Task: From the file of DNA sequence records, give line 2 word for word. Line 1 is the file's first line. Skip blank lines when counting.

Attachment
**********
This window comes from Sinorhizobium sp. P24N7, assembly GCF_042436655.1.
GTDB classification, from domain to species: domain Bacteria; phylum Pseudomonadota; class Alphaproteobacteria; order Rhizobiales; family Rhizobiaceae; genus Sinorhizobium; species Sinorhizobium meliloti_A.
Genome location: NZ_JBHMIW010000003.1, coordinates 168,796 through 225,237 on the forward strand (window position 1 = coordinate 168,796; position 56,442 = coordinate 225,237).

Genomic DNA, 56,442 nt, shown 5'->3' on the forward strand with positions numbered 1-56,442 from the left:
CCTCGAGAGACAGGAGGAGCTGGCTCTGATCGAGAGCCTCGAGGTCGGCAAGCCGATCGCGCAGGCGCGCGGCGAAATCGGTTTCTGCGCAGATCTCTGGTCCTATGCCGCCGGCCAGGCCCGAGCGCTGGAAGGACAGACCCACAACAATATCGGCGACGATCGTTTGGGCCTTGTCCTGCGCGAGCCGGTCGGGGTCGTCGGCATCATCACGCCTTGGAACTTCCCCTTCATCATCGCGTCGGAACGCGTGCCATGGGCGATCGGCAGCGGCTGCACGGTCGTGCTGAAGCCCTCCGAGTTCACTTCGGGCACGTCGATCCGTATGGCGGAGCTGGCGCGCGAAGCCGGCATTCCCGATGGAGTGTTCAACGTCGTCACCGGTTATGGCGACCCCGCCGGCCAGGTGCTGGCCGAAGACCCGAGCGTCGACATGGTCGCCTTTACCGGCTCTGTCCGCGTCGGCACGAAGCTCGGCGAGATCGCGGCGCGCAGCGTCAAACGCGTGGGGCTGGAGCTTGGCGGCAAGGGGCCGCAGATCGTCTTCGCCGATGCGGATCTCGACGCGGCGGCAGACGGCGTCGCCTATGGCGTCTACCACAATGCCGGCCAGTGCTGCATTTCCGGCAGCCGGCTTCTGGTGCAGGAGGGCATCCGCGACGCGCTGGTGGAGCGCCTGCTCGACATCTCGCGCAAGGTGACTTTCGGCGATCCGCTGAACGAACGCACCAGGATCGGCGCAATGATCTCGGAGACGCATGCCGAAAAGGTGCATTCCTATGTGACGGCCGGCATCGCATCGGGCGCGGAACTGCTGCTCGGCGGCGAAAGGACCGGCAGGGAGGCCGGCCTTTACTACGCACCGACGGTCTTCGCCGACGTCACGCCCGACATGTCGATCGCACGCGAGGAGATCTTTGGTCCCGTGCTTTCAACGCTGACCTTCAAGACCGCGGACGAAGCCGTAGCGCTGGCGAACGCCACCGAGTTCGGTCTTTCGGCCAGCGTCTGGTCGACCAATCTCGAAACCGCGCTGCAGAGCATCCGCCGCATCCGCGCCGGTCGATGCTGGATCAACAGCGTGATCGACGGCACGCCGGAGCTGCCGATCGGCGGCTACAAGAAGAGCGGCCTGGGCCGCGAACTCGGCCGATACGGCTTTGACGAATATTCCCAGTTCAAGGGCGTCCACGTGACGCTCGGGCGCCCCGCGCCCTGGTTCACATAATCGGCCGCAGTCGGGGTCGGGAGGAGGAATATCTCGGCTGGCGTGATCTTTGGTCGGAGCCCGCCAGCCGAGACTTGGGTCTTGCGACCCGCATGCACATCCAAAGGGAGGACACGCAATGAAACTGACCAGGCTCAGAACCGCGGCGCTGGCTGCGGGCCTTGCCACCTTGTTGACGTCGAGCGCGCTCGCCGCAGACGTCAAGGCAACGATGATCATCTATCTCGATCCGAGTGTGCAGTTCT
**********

GTDB classification, from domain to species: domain Bacteria; phylum Pseudomonadota; class Alphaproteobacteria; order Rhizobiales; family Rhizobiaceae; genus Sinorhizobium; species Sinorhizobium meliloti_A.